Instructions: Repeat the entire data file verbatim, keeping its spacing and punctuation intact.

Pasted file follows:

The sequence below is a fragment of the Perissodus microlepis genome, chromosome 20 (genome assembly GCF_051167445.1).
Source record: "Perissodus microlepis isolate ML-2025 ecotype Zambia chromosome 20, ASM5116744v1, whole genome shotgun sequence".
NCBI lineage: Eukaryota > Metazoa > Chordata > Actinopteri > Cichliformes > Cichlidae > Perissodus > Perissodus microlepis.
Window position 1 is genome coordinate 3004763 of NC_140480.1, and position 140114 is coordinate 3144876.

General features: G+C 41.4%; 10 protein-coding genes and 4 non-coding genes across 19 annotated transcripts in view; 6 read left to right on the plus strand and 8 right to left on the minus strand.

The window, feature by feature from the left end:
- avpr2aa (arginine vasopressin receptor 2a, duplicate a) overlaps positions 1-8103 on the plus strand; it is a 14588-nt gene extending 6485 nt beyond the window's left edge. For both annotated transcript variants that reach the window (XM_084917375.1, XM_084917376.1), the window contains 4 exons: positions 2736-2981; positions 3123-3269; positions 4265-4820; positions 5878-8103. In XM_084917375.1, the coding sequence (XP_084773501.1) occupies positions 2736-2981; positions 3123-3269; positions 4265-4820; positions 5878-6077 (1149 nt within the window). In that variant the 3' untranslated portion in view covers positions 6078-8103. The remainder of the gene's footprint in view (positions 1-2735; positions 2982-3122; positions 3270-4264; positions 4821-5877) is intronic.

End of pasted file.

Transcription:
The sequence below is a fragment of the Perissodus microlepis genome, chromosome 20 (genome assembly GCF_051167445.1).
Source record: "Perissodus microlepis isolate ML-2025 ecotype Zambia chromosome 20, ASM5116744v1, whole genome shotgun sequence".
NCBI lineage: Eukaryota > Metazoa > Chordata > Actinopteri > Cichliformes > Cichlidae > Perissodus > Perissodus microlepis.
Window position 1 is genome coordinate 3004763 of NC_140480.1, and position 140114 is coordinate 3144876.

General features: G+C 41.4%; 10 protein-coding genes and 4 non-coding genes across 19 annotated transcripts in view; 6 read left to right on the plus strand and 8 right to left on the minus strand.

The window, feature by feature from the left end:
- avpr2aa (arginine vasopressin receptor 2a, duplicate a) overlaps positions 1-8103 on the plus strand; it is a 14588-nt gene extending 6485 nt beyond the window's left edge. For both annotated transcript variants that reach the window (XM_084917375.1, XM_084917376.1), the window contains 4 exons: positions 2736-2981; positions 3123-3269; positions 4265-4820; positions 5878-8103. In XM_084917375.1, the coding sequence (XP_084773501.1) occupies positions 2736-2981; positions 3123-3269; positions 4265-4820; positions 5878-6077 (1149 nt within the window). In that variant the 3' untranslated portion in view covers positions 6078-8103. The remainder of the gene's footprint in view (positions 1-2735; positions 2982-3122; positions 3270-4264; positions 4821-5877) is intronic.